We had a tour manager who would travel with us. We had a lighting designer who’s now Tauk’s lighting designer. But now it’s just us and Nate McClennen, who does a lot of our art, and he comes on tour with us. The three of us tour manage. Nate sells merch and helps us carry stuff. I advance the shows. John settles after the shows. Jeff deals with all the routing—the hotels and all that stuff. But we’re hands on and it’s better. I would always ask our tour manager, “What’s the deal with this and that?” If something wasn’t exactly the way I wanted it to be, when I would get to the venue I’d think, “Why the fuck didn’t you deal with this beforehand?” Now I am dealing with it beforehand, and if something isn’t the way I want it, I can only look at myself. Also, having the venue pay a band member after the show is nice. They’re not dealing with some other random person.

Does that make them less likely to mess around after the show?

We’ve only been scammed once or twice in our whole career, it’s not like it was back in the day apparently. They get to know us, and if it was a great show, they tell us, “We want to have you back.” If it’s not a great show, sometimes they’ll explain why. The more personalized it is for us, the better, because our shit is so weird.

How is the band structured financially?

We pay ourselves a monthly salary that doesn’t change. Management gets a percentage of everything. But whether we have a month off or we play every day—we pay ourselves the same amount. It’s wonderful. We have two months off coming up, and we get checks from the band, because that’s how we make our living. To play the music that we play and zero compromises—and to be able to make a living doing that is—we count our blessings all the time. 

How many years did it take you to build that up?

I’ve been on tour for so long that my frame of reference is terrible, but for at least five years rent is being paid by band stuff. And we all teach. We teach lessons on the side—not on the side now, it’s what we do—we play shows and we teach on Skype. We’ve done a lot of master classes at colleges, which is really great. Until we made it as a band, we all lived at home. We were on tour 180 shows a year, which means you’re gone 220 days a year. We’re all from New York City, and no one is paying New York City rent being gone for more than half the year. It was funny, when Jeff joined the band, he was joining this band that he always wanted to be in, and he moved back home. Now we do 120 shows a year, so we’re home a lot more. It’s a lot better now.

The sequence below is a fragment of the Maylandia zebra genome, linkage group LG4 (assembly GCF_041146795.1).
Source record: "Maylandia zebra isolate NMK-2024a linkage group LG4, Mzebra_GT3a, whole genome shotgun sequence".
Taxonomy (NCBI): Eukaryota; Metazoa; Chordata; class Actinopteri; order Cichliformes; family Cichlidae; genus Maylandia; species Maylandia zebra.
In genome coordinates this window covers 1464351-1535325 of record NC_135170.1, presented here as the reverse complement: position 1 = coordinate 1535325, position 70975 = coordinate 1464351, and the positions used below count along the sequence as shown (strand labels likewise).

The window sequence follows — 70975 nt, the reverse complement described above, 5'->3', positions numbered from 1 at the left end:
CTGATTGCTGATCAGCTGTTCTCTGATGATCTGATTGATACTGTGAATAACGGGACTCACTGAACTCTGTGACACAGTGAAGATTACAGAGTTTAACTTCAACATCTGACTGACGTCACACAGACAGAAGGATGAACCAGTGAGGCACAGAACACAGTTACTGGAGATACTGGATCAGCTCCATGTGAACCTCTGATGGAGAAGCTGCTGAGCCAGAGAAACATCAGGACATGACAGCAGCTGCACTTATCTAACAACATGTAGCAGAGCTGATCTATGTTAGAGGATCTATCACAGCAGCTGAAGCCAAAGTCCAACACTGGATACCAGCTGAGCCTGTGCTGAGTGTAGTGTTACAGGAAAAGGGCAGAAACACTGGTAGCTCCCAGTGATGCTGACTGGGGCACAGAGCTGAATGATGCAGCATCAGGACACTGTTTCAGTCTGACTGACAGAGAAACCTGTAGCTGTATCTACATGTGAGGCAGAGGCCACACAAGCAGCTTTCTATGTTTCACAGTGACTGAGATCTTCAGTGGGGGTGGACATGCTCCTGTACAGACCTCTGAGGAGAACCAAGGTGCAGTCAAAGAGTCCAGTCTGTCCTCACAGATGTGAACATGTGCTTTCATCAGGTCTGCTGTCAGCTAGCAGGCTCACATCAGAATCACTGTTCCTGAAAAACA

How does a festival work?

You show up three to four hours before your set time. But it really depends on how many stages there are. If it’s a multiple stage festival, you sometimes have an hour-and-30-minutes to set up, because that’s during another band’s set. If it’s a tight stage festival, it’s half-an-hour, because there’s a band on stage before you—and it’s very rushed. Festivals are weird, some are incredibly relaxed and some are incredibly rushed. It’s not like a venue gig. You rarely get a full warm up in, because it’s outdoors, and there are other band people that you’re seeing that you only get to see at festivals. Sometimes you’re playing at 6 PM, which means you have to get there at 2 PM, so it’s a whole different thing. But the festivals we play are not like the Bonnaroo-type festivals. They’re very much of the jam scene festivals, and they can range from 3,000 people to 20,000 people. Around the 20,000 person mark, it starts to get a bit crowded for me. But it’s nice crowd-wise.

What do you mean by crowded?

Everything. You need golf carts to take you everywhere. You need security to drive you around because catering is a mile one way, or the artist compound is a golf cart ride away. But I love playing the big ones because you really get to play for more people. At the 3,000 to 10,000 people festivals, most of the people there are music people. They go to shows most weekends. Once you get to the bigger ones, then you get to the people who see three shows a year. It’s really fun to play our kind of music to those people, because sometimes they have no frame of reference.

Are people responsive to your crowd funding campaigns

The last one, people were incredibly responsive, because the Facebook algorithm was awesome. The Facebook algorithm is totally different now. 

You have to pay for it now.

And even then, it’s not as good. I used to post a video of me and my dog and it would get 500 likes. Now I post an album announcement and it gets 80. It is really different now. That’s a thing that bands are still dealing with. Our old crowd funding campaign went so viral for us. At that point, we had 15,000 followers and everyone seemed to find out. Now we have 50,000, and no one is seeing it. Luckily, we have way more people, so people are responsive. But it’s not the same. It’s doing well, we’re probably going to meet our goal because the last two weeks are always the busiest.